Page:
*Sometimes you want to go where everybody knows your name…*
the theme song that most people know, even if they’ve never seen the iconic television series it belongs to.
Just last week I had the privilege of receiving the vaccine, and let me just say that the second vaccine shot knocked me out for four days. In those days that I was stuck in bed – for the most part I was in and out of sleep. So, I needed to find something to watch that didn’t require too much of my attention.
By the title it isn’t hard to guess what I decided to watch – an old favorite of mine, Cheers…and yes when I watched it for the first time as a kid it was re-runs on Nick-at-Nite.
Anyway, for years (before instant access to Google and wondering these things solely in our minds) I had always wondered why they switched out Shelley Long for Kirstie Alley. Never thinking too much into it because at the young age I adored both actresses (Shelley for her appearances in Troop Beverly Hills, Brady Bunch remakes amongst others..and Kirstie mostly for It Takes Two which I had on repeat)
Re-watching the series and now having access to the internet with the energy I did muster to Google what had happened all of those years ago I had uncovered all of the controversy that was entangled within the show.
Knowing what I know now and the experiences I have had thus far in this lifetime, I watched the show this time in a different lens. Here are my thoughts broken up into bullet points:
- The amount of misogyny in that show is just…gross. But it was expected for/a product of the time period…I’d like to point out what I believe to be the underrated funny characters of Diane Chambers and Carla Tortelli. Seriously, close your eyes. Now try to imagine Cheers without those two characters. Is it even worth watching?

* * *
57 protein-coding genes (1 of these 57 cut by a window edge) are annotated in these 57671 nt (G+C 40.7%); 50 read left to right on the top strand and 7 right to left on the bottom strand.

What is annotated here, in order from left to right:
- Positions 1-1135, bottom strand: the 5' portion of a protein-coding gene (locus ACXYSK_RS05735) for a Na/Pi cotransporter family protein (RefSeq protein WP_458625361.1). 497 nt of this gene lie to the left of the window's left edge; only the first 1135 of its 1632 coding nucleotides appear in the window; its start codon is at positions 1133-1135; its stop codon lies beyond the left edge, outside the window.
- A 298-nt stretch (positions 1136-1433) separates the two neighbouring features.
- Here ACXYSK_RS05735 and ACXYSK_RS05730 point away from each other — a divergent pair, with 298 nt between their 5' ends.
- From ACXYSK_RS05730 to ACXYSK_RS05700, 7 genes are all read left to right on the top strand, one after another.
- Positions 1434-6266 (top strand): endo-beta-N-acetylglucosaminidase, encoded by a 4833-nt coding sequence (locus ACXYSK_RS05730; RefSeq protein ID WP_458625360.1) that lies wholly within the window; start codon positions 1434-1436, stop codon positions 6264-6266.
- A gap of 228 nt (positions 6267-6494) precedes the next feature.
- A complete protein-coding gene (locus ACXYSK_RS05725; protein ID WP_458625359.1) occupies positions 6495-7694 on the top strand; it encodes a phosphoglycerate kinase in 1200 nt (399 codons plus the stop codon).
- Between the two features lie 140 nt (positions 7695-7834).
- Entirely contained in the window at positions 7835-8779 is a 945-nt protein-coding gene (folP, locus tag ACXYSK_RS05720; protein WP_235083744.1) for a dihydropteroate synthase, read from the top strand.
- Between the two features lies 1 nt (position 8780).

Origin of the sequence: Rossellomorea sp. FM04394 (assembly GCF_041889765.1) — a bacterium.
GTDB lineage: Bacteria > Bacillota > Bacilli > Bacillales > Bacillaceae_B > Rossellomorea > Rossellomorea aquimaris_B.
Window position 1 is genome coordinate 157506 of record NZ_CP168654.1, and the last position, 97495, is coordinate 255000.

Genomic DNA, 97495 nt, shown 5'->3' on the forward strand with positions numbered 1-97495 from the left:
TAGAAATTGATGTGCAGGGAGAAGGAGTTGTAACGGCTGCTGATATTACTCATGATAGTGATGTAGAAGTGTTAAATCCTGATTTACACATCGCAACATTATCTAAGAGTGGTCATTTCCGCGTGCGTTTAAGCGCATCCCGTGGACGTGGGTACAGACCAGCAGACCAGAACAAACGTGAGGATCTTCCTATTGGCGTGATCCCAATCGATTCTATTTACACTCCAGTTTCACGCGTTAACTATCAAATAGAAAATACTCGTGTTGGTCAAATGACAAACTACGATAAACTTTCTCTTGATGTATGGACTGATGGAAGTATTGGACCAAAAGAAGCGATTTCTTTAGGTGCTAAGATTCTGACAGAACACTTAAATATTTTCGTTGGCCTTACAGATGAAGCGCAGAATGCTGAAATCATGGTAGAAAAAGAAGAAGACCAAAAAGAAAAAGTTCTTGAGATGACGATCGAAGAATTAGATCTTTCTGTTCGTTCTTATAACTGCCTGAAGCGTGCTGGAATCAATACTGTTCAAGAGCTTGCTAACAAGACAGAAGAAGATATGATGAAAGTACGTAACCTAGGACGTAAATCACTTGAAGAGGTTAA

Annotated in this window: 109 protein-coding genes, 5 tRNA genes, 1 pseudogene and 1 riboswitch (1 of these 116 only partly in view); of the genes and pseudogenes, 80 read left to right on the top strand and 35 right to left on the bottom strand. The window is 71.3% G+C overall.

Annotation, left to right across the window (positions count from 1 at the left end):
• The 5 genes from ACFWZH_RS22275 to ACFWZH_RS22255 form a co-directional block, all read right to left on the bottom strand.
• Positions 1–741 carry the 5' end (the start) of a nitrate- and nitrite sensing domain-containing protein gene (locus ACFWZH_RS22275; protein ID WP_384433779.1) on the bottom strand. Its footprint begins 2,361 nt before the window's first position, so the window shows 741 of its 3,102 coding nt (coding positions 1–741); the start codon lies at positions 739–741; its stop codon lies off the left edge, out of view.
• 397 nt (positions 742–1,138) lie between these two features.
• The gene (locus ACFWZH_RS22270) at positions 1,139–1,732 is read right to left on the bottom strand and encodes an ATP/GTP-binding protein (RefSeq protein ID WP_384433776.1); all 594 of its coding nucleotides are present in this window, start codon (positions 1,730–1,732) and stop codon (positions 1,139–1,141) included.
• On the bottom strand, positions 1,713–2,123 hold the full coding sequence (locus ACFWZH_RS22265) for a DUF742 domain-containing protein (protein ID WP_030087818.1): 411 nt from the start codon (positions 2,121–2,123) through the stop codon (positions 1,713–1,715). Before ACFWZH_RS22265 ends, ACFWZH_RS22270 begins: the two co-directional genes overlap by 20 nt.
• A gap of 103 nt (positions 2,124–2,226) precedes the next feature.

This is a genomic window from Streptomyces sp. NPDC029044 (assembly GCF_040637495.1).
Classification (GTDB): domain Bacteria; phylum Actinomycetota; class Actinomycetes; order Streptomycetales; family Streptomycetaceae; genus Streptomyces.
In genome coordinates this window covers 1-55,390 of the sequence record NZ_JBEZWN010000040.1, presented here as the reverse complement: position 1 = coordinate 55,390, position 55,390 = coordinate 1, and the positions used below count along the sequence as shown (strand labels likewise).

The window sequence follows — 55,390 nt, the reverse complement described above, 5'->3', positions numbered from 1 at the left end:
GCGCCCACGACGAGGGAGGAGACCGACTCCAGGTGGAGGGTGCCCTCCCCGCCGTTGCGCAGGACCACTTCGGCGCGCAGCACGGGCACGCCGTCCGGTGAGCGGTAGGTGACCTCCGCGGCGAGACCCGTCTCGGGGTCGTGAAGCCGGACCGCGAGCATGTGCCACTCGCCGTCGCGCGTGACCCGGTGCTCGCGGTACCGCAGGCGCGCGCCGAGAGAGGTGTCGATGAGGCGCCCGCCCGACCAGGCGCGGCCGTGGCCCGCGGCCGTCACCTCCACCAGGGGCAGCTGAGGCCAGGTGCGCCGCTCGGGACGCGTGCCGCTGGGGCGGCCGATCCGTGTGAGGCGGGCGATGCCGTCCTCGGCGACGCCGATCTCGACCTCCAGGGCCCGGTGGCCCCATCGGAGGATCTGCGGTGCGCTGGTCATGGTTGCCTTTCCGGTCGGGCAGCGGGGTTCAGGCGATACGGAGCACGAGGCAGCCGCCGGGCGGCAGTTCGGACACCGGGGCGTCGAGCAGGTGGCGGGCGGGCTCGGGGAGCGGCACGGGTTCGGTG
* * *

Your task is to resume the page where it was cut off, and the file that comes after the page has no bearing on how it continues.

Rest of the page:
- I loved Fraiser as a kid – mostly because I adored the female characters in the show and his Dad who always sat on the couch. Rewatching Kelsey Grammer’s character in Cheers and reading articles of how he would bash Shelley Long..on top of some absurd excerpts from his memoir? The character of Fraiser was not comically better than Diane Chambers, so I don’t understand the comparison between the two- or why his character was seemingly more beloved over her at the time (enough to get one of the most successful spin-offs in TV history…like…what?). Lilith (Bebe Neuwirth) was the best thing about Fraiser.
- One thing that is certain: there is a difference between the first five seasons of Cheers when Shelley Long is there and all of the seasons after. The chemistry between Ted Danson and Shelley Long is there and it is in our faces- the two play so well off of eachother (the characters relationship itself is toxic, but the natural chemistry of the actors is undeniable). I never noticed the obvious difference between the replacement of the two actresses when I was younger – in fact I think I adored Kirstie Alley seasons more so. But noticing how well the character of Diane bounced off the characters that surrounded her with such effortless comedic timing was undoubtedly missing from season six on.
In all of my pondering about revisiting shows I used to love and recognizing the cringe worthy parts – I am aware that it doesn’t take away what the show once meant to me. However, it is important that we recognize the problematic things that were once considered “okay”.